Netflix Hidden Gems: Begin Again

Begin Again is a film written and directed by John Carney, who you may remember from the film Once, also known as the film that rips my heart into a million pieces and puts it back together again with its music. Begin Again, I would say, has a very similar feel in how the dialogue flows and how natural everything seems to be. It all seems very genuine.

Within the first ten minutes of this film, Mark Ruffalo, as Dan Mulligan, has caught your attention with his performance. Right out of the gate, he is dynamic and enticing. You want to see more. Kiera Knightley, as Gretta, is…well, she gives off the singer/songwriter vibe, which is what they are going for. As far as her singing voice goes, I’m still not entirely sure how I feel about it. It’s not awful by any means, and it’s not the greatest. But, it works for the film. It really does work.

The way backstory is provided throughout the film is interesting. It is laced seamlessly in with the present. But, there’s never any confusion as to whether you are watching something from the character’s past or their present. It’s beautifully done.

I connected this film, in a big way, to Sophia Coppola’s Lost In Translation. Lost In Translation happens to be one of my favorite films for many reasons. I wrote a paper on it once. I may post it here sometime, if I can ever find it. Anyway, it’s not a surprise, to me at least, that I made connections between the two films. The two biggest connections, the two that I am going to go further into, being the two main character’s relationship, and the title of the film and the different meanings behind it.

Let’s start with the first one: the relationship of the two main characters. Much like in Lost in Translation, our two main characters have other things going on in their love lives. Sure, in LiT, both characters Charlotte and Bob are married to other people, whether happily or not. In Begin Again both characters are fresh out of a relationship, Gretta out of a relationship with her, now, rock star boyfriend, and Dan separated from his wife who has custody of their daughter. Now, just like in LiT, both of our main characters meet at time in their lives that benefits both of them. In this film, however, their relationship doesn’t only benefit them personally, but also professionally. And, exactly like LiT, the nature of their relationship is never explicitly stated. It is left to the viewer to decide what it is. Is their relationship simply friendship? Is it love? Is it a deep admiration for the other person? Whatever it is, it is beautiful.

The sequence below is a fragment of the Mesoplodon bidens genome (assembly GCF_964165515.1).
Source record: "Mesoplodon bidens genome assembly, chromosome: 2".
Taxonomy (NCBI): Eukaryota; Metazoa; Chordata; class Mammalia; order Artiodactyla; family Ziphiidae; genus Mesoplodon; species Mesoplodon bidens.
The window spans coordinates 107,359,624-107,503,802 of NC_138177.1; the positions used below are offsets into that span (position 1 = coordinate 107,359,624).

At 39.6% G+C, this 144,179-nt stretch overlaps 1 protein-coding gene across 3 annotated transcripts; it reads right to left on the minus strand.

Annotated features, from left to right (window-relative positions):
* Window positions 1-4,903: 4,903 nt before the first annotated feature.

The second comparison I drew to LiT, is the many different meanings behind the title of the film. Begin Again. For Gretta, it’s starting over on a personal level. When we met her, we learn that her heart has just been broken and that she’s on her way back to England in the morning. After being convinced to stay, she picks herself back up. She shifts focus to her music, to creating music. Now, the main character of Dan Mulligan begins again both personally and professionally. When we meet him, he has just been fired from his job at a record label that he created. He drinks constantly. He has a strained relationship with both his daughter and his wife. He’s at rock bottom. Then, he hears Gretta play. And the scene that follows is what immediately put this film in a special place in my heart:

He sees, or rather hears, her music as an opportunity to fall back into the good graces of his record company. He gets a second chance. Through the process of producing Gretta’s record, he ultimately gets a second chance with his family, as well. In fact, even his last name is a meaning for second chance. Mulligan: an extra stroke allowed after a poor shot, not counted on the scorecard.  That says it all.

 

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